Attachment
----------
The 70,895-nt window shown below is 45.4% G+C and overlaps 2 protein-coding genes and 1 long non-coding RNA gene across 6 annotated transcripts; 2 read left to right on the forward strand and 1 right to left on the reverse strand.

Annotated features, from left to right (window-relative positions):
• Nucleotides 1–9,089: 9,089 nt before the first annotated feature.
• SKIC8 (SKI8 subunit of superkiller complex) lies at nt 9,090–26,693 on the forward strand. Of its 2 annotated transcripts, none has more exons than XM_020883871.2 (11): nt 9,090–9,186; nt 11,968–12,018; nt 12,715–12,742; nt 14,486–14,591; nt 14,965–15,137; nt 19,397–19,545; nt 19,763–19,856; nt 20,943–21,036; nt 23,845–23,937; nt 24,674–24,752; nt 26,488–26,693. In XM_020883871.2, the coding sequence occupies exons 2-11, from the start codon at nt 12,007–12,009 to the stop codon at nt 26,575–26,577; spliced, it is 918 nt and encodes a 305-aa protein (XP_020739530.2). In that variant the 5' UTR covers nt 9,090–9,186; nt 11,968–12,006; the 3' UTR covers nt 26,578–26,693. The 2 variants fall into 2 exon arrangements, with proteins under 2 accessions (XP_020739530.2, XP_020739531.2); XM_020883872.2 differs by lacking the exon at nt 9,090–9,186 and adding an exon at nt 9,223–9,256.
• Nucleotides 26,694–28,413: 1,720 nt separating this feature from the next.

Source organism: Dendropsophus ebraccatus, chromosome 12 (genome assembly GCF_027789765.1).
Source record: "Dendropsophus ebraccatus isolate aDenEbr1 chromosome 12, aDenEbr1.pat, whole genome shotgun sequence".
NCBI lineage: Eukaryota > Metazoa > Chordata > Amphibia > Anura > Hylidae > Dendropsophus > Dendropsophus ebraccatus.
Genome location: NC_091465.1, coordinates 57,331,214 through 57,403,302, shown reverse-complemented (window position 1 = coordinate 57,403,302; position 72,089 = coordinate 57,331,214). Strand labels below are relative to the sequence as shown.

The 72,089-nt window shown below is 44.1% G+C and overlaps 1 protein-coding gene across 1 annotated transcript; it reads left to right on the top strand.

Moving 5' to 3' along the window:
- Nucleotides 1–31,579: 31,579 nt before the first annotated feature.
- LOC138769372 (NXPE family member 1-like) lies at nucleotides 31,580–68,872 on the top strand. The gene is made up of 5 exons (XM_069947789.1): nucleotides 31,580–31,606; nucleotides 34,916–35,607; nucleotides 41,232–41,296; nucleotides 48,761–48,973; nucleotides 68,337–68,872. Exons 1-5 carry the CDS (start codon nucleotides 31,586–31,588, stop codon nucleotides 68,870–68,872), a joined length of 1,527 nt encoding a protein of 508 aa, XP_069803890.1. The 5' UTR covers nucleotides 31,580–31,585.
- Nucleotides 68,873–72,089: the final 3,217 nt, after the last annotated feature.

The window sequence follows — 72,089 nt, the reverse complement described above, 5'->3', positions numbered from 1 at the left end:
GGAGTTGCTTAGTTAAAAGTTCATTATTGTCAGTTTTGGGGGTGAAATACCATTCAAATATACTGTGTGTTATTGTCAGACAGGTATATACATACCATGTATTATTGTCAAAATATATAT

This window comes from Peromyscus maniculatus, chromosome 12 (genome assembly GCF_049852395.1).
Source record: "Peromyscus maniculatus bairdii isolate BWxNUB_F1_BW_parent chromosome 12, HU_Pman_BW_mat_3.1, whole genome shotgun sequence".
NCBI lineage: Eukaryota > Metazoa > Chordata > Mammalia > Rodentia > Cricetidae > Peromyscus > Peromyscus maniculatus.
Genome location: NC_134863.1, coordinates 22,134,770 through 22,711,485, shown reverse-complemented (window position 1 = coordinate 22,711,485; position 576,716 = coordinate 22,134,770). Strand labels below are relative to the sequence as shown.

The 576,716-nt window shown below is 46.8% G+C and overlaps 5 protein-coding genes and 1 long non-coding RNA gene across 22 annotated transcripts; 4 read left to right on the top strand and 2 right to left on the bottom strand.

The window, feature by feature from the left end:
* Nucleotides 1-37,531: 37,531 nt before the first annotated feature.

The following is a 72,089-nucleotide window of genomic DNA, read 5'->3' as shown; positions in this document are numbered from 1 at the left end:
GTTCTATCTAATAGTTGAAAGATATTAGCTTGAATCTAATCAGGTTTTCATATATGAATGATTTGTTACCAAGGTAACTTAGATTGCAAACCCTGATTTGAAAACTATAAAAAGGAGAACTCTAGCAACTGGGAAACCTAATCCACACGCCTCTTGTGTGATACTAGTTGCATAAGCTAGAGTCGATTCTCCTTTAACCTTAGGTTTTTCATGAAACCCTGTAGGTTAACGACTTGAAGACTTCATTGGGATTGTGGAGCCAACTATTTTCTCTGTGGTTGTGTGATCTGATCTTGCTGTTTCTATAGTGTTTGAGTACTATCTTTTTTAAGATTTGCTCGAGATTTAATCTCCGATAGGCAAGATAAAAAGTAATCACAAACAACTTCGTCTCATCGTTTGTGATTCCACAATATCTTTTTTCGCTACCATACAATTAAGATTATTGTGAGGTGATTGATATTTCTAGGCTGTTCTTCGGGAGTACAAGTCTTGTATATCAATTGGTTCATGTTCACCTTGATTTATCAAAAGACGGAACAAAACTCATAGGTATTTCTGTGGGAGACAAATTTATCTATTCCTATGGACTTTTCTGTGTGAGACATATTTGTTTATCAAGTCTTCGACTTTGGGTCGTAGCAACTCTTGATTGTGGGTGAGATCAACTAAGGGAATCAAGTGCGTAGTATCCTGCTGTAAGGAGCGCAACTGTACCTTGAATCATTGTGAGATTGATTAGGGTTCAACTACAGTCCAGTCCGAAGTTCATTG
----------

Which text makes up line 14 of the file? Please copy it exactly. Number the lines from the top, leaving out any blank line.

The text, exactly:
- Nucleotides 68,873–72,089: the final 3,217 nt, after the last annotated feature.